- Are you willing to have the buyer determine and/or change the pay scale of your staff?
- Are there associates within your practice who you may have considered offering or who may be interested in having a partnership stake? If so, these options may be available to them depending on who you chose to sell your practice to.
In addition, it’s a delicate act when it comes to sharing the fact that you might be selling, and how to deliver that message to your team directly. Finding a partner like CVP that knows how and when to have that conversation, can go a long way.
Do your research and understand the current market.
Even though you may be armed with an experienced accountant and skilled legal consultant, we suggest you do your own research to broaden your understanding of the market landscape. Pay attention to current interest rates, industry trends, market value of veterinary practices, and so on.
A few helpful resources include:
Consider the cultural fit and how the sale will impact your hospital today and your legacy tomorrow.
Strip away the EBITDA; the brick-and-mortar; the terms and agreements. At the end of the day, we understand your practice is your legacy and what that means to your clients, patients and team. It’s what matters most but cannot be evaluated.
For example, at CVP our doctors were drawn to us because we are passionate about veterinary care, and we’ve created a culture of learning, compassion, and community. In addition, our practices focus on providing excellent care and upholding a certain standard of treatment. When it’s time to transition, you too will want to find a buyer that shares your values and work ethic. A few things to ask potential buyers include:
- Will my practice maintain its name and brand?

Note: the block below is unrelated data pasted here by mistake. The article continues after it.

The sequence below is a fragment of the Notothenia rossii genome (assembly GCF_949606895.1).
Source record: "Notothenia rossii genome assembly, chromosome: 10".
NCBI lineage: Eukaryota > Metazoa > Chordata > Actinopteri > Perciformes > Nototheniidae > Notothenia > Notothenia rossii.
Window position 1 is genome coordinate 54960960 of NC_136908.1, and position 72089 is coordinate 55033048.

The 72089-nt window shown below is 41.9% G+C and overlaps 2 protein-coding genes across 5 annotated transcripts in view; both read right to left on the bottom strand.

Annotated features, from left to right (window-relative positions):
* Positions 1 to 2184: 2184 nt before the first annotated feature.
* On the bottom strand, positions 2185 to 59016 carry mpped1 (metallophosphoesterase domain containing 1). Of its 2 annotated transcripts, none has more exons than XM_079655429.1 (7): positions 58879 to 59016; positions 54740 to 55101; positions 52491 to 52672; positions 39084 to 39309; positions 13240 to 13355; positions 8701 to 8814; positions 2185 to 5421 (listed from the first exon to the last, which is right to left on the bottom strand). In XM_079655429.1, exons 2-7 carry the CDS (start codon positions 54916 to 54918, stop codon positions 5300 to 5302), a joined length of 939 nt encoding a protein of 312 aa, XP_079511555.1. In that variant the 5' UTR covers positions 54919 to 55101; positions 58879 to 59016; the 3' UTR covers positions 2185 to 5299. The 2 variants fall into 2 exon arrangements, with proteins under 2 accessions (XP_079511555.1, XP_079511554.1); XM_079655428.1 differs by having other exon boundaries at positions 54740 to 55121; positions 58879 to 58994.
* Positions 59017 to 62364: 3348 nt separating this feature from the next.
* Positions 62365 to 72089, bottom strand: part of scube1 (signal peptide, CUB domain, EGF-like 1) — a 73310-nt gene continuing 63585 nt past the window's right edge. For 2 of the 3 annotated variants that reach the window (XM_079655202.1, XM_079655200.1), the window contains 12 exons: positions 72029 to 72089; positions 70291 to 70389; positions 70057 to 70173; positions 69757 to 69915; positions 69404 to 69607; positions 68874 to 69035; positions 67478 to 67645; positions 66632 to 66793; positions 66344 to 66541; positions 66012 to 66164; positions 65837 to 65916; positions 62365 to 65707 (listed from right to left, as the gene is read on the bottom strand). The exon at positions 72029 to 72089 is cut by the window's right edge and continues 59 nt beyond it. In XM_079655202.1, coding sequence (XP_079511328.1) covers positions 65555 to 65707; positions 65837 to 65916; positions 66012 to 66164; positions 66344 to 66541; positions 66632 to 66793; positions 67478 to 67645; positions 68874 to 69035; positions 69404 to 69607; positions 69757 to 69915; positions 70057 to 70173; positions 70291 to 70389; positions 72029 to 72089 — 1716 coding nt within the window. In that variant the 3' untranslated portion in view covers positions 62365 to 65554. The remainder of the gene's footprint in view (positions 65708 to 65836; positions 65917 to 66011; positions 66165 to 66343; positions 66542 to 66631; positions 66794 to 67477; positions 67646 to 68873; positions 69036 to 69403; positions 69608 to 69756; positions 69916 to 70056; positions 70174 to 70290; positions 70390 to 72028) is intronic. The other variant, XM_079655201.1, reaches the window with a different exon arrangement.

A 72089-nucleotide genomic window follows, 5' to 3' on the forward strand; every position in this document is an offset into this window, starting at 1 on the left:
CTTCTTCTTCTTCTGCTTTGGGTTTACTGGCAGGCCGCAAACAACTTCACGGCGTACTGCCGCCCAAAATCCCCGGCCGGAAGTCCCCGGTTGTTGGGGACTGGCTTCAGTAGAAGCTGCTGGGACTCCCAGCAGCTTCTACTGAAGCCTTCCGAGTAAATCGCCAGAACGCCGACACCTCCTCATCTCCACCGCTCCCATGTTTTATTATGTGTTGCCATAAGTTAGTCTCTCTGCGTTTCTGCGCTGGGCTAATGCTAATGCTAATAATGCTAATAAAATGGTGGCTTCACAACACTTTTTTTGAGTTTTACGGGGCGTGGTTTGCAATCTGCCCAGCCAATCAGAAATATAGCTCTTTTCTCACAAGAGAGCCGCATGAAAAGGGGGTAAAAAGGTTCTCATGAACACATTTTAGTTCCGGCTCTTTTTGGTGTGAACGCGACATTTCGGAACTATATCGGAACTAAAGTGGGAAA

- What type of community support is available on a local level?
- Will the doctor taking over my practice someday uphold the level of service and care I have provided?
- How will you preserve the culture I’ve created at the clinic?
- What will happen to my team and the way we work within my practice after the sale?
- How will patient care decisions be made once I sale my practice?
- Can I talk to a few other owners who have sold their practices to you about their experience?
Mentally prepare for the journey ahead.
When you decide it’s time to start the process of selling your practice, it’s important to go in with the right mindset. As you can imagine, transitioning ownership is a big deal. There are several moving parts, in-depth evaluations, and time-consuming initiatives. As the saying goes, approach the milestone as a marathon rather than a sprint. It will likely take several months of planning, negotiating, and due diligence before the transaction is complete.
Selling your veterinary practice is a major decision and not one to be taken lightly. By preparing yourself with as much information and support as possible from the start, you will be able to determine the best option for you and your practice.
The team at CVP has walked this journey with many sellers and is always here to help answer questions and provide resources along the way. We believe every practice is unique and therefore we tailor our deal structures to meet your needs. We are always happy to have a no-obligation conversation if you have additional questions, and would also be willing to put you in contact with an owner who has already walked this journey.